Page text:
A new Florida rule reaffirms Parents' Bill of Rights regarding bathroom and locker room access
Some characterized it as a way to provide transparency and others say it is potentially harmful to LGBTQ students.
County school boards and charter schools will have to follow new requirements for notifying parents about policies involving access to bathrooms and locker rooms, under a rule approved unanimously Wednesday by the State Board of Education.
During an at-times heated meeting, the state board also signed off on a separate rule that could lead to teachers losing their licenses for violating two controversial new laws.
The rule related to school bathrooms and locker rooms calls for policies to be “consistent with” a state law known as the Parents’ Bill of Rights. That measure, passed in 2021, was aimed at putting into law guidelines for what families are entitled to know about their children's education and health care.
The roughly 40 people who signed up to speak about the rule Wednesday were sharply divided, with some characterizing it as a way to provide transparency and others describing it as being potentially harmful to LGBTQ students.
For example, the rule will require local education officials to follow certain steps to inform parents about district policies.
“If a school board or charter-school governing board has a policy or procedure that allows for separation of bathrooms or locker rooms according to some criteria other than biological sex at birth, the policy or procedure must be posted on the district’s website or charter school’s website and must be sent by mail to student residences to fully inform parents,” part of the rule said.
The rule will require that districts notify parents which bathrooms and locker rooms “are not separated by biological sex at birth.”
Nikole Parker, director of transgender equality with the LGBTQ-advocacy group Equality Florida, pointed to recent guidance from the U.S. Department of Education aimed at preventing discrimination against students based on such things as gender identity.
“This proposed rule is designed to intimidate school districts from following federal guidance, making schools less safe and adding fuel to a politically motivated crusade against LGBTQ youth and their families,” Parker said.
The federal guidance drew objections this summer from state Education Commissioner Manny Diaz Jr., who warned schools against making certain accommodations for transgender students, specifically citing bathroom and locker room policies.
The rule also will require districts and charter schools to inform parents about methods of supervision in locker rooms, including how the methods would ensure “the safety and privacy” of students.
Jessica Tillman, chairwoman of the Seminole County chapter of the conservative group Moms For Liberty, supported the rule.
“Not just girls, not just boys, all students need to feel safe in the bathrooms and in their locker rooms. We need to let parents know how they are being monitored,” Tillman said.
Tom Grady, chairman of the State Board of Education, described the rule as being centered on letting parents know what’s going on in schools.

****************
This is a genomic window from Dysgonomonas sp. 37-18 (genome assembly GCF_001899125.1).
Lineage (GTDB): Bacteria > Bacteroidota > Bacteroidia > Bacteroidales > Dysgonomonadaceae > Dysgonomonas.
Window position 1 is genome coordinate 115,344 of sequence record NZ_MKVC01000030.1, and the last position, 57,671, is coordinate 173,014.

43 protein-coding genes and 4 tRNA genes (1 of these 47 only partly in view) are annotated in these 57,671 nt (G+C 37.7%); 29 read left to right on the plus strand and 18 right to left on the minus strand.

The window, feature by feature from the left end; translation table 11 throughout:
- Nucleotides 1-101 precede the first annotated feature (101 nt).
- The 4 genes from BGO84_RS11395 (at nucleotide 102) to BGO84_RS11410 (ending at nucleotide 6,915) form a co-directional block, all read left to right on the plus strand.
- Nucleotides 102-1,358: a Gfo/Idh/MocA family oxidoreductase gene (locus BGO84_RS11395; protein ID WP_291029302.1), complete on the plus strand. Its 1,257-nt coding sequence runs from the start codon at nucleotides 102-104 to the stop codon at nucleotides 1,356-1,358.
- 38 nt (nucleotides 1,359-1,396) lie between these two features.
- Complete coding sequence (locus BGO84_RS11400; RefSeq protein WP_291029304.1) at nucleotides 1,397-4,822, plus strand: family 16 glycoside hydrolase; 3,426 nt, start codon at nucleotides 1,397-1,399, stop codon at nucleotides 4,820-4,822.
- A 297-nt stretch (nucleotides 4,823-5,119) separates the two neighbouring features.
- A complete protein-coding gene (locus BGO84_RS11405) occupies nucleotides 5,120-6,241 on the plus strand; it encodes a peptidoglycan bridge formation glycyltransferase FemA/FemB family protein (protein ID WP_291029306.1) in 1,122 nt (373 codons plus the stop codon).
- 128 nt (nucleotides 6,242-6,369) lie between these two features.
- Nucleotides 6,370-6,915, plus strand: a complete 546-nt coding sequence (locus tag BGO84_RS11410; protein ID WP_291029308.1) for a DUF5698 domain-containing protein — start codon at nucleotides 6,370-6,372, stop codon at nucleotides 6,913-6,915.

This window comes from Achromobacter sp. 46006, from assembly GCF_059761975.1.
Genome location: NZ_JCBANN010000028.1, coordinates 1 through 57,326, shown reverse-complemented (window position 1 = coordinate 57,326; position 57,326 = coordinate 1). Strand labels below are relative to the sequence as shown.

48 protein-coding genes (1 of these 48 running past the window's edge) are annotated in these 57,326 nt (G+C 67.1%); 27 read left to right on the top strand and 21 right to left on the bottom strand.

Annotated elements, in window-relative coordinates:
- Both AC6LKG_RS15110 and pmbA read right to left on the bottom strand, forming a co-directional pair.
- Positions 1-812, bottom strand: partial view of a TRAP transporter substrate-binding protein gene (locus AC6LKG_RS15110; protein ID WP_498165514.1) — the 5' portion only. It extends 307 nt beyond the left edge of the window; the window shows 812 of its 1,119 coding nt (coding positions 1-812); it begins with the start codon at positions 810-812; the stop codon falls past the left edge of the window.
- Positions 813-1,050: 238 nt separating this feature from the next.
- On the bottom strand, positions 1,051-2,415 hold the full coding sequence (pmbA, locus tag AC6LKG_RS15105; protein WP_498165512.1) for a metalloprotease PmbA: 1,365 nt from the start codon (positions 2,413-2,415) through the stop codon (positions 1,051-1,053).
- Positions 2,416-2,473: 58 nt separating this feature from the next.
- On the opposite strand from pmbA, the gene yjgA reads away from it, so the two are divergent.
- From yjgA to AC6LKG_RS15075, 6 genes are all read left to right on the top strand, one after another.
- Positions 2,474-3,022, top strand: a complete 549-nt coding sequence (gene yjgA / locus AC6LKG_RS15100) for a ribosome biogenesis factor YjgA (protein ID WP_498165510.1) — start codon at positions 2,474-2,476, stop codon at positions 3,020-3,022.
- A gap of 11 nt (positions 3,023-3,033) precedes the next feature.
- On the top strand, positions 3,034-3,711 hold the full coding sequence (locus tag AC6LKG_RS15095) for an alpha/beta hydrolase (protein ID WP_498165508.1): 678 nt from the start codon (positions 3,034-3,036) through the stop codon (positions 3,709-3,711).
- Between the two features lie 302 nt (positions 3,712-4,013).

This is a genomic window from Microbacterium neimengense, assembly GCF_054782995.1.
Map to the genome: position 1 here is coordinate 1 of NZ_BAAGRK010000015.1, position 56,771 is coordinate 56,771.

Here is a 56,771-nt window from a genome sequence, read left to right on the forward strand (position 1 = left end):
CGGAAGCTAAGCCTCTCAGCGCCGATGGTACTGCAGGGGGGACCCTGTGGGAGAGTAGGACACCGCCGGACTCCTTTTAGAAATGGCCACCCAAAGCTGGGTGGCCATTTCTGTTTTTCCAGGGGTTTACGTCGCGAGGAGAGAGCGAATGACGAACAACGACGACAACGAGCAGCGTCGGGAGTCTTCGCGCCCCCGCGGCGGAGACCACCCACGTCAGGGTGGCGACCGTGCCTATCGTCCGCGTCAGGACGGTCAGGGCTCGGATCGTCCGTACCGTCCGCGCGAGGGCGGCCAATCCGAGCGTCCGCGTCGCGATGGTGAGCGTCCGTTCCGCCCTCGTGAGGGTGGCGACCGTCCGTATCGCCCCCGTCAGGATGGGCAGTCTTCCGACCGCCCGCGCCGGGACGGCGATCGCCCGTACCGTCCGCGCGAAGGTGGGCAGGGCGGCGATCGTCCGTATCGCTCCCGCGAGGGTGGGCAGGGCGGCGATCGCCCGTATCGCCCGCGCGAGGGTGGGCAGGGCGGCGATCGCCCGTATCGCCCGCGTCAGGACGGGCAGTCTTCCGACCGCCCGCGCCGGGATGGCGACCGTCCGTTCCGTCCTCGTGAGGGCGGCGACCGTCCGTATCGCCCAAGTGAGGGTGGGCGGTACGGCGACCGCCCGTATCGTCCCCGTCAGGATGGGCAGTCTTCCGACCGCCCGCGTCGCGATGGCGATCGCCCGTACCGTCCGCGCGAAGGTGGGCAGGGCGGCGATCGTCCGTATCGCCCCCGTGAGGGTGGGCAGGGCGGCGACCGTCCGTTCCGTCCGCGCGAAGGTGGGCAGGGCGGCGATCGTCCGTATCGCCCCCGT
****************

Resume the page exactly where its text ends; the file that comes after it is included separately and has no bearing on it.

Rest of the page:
“It’s parental notification. It’s not mandating what a particular bathroom looks like or doesn’t look like or who can use it. It’s about parental notification,” Grady said.
The other rule approved Wednesday will carry out parts of two controversial laws signed by DeSantis this spring. The laws restrict how concepts about sexual orientation, gender identity and certain race-related issues can be taught in schools.
The laws (HB 7 and HB 1557) drew heavy opposition from Democrats and have spurred a series of federal lawsuits. Opponents of the law about instruction on sexual orientation and gender identity disparagingly labeled it the “don’t say gay” bill. Republican lawmakers formally titled the bill, “Parental Rights in Education.”
The rule updates a state code of conduct to make clear that teachers could have their educators’ licenses suspended or revoked if they provide instruction about sexual orientation or gender identity to students in kindergarten through third grade.
Rin Alajaji, a public-policy associate with Equality Florida, objected to that part of the rule.
“Teachers shouldn’t be punished or silenced for acknowledging and valuing every family,” Alajaji said. “This board is putting careers of educators in jeopardy and intensifying the harmful and chilling effects that the don’t-say-LGBTQ law has already had in providing safe, inclusive and welcoming schools.”
The rule also will carry out a measure that DeSantis dubbed the “Stop Wrongs to Our Kids and Employees Act,” or Stop WOKE Act. The measure takes aim at a variety of race-related concepts that, if taught in classrooms, would constitute discrimination.
For instance, the law would deem instruction discriminatory if it “compels” students to believe that they “must feel guilt, anguish, or other forms of psychological distress because of actions, in which the person played no part,” committed in the past by members of the same race or sex.
Tiffany Justice, a former Indian River County school-board member and co-founder of Moms for Liberty, argued that the rule is designed to prevent “activist teachers” from breaking the law.
“For heaven's sake, we’re talking about teachers who are breaking the law. Yes, they should lose their license, commissioner. They should not be allowed to teach in schools,” Justice said.
News Service Assignment Manager Tom Urban contributed to this report.